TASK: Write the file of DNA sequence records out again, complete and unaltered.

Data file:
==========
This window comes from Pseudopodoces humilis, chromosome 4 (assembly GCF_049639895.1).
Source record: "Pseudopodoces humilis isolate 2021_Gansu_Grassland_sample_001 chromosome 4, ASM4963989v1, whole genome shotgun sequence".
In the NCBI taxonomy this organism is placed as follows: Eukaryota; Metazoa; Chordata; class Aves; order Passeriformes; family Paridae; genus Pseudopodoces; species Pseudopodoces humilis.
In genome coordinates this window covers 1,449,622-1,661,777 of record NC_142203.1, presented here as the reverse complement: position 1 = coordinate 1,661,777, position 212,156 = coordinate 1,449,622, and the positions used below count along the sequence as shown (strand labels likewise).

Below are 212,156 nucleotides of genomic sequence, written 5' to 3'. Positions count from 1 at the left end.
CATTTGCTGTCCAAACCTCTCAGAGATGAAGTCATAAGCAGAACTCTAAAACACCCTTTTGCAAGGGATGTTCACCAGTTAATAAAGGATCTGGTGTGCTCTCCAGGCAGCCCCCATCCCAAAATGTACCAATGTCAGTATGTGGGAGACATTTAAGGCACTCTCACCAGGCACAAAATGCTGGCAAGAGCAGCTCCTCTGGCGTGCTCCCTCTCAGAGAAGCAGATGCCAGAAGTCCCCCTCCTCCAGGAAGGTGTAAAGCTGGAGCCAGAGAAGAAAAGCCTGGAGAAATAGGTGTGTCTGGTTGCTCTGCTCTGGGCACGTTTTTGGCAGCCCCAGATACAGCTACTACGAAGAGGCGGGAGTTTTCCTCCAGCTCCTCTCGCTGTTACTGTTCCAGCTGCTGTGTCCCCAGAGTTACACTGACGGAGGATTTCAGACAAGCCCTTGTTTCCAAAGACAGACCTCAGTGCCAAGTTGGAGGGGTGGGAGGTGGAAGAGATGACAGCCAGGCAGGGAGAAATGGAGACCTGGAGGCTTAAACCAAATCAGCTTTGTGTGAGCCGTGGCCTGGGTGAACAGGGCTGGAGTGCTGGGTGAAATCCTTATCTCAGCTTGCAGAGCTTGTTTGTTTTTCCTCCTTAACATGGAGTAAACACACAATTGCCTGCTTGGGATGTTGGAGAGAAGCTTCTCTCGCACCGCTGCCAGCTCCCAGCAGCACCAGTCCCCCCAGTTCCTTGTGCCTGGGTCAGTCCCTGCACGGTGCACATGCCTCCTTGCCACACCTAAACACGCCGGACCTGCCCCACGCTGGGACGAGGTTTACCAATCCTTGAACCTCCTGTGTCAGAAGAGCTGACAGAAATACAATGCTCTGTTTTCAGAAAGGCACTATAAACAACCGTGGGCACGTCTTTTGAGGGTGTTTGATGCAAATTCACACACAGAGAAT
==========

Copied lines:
This window comes from Pseudopodoces humilis, chromosome 4 (assembly GCF_049639895.1).
Source record: "Pseudopodoces humilis isolate 2021_Gansu_Grassland_sample_001 chromosome 4, ASM4963989v1, whole genome shotgun sequence".
In the NCBI taxonomy this organism is placed as follows: Eukaryota; Metazoa; Chordata; class Aves; order Passeriformes; family Paridae; genus Pseudopodoces; species Pseudopodoces humilis.
In genome coordinates this window covers 1,449,622-1,661,777 of record NC_142203.1, presented here as the reverse complement: position 1 = coordinate 1,661,777, position 212,156 = coordinate 1,449,622, and the positions used below count along the sequence as shown (strand labels likewise).

Below are 212,156 nucleotides of genomic sequence, written 5' to 3'. Positions count from 1 at the left end.
CATTTGCTGTCCAAACCTCTCAGAGATGAAGTCATAAGCAGAACTCTAAAACACCCTTTTGCAAGGGATGTTCACCAGTTAATAAAGGATCTGGTGTGCTCTCCAGGCAGCCCCCATCCCAAAATGTACCAATGTCAGTATGTGGGAGACATTTAAGGCACTCTCACCAGGCACAAAATGCTGGCAAGAGCAGCTCCTCTGGCGTGCTCCCTCTCAGAGAAGCAGATGCCAGAAGTCCCCCTCCTCCAGGAAGGTGTAAAGCTGGAGCCAGAGAAGAAAAGCCTGGAGAAATAGGTGTGTCTGGTTGCTCTGCTCTGGGCACGTTTTTGGCAGCCCCAGATACAGCTACTACGAAGAGGCGGGAGTTTTCCTCCAGCTCCTCTCGCTGTTACTGTTCCAGCTGCTGTGTCCCCAGAGTTACACTGACGGAGGATTTCAGACAAGCCCTTGTTTCCAAAGACAGACCTCAGTGCCAAGTTGGAGGGGTGGGAGGTGGAAGAGATGACAGCCAGGCAGGGAGAAATGGAGACCTGGAGGCTTAAACCAAATCAGCTTTGTGTGAGCCGTGGCCTGGGTGAACAGGGCTGGAGTGCTGGGTGAAATCCTTATCTCAGCTTGCAGAGCTTGTTTGTTTTTCCTCCTTAACATGGAGTAAACACACAATTGCCTGCTTGGGATGTTGGAGAGAAGCTTCTCTCGCACCGCTGCCAGCTCCCAGCAGCACCAGTCCCCCCAGTTCCTTGTGCCTGGGTCAGTCCCTGCACGGTGCACATGCCTCCTTGCCACACCTAAACACGCCGGACCTGCCCCACGCTGGGACGAGGTTTACCAATCCTTGAACCTCCTGTGTCAGAAGAGCTGACAGAAATACAATGCTCTGTTTTCAGAAAGGCACTATAAACAACCGTGGGCACGTCTTTTGAGGGTGTTTGATGCAAATTCACACACAGAGAAT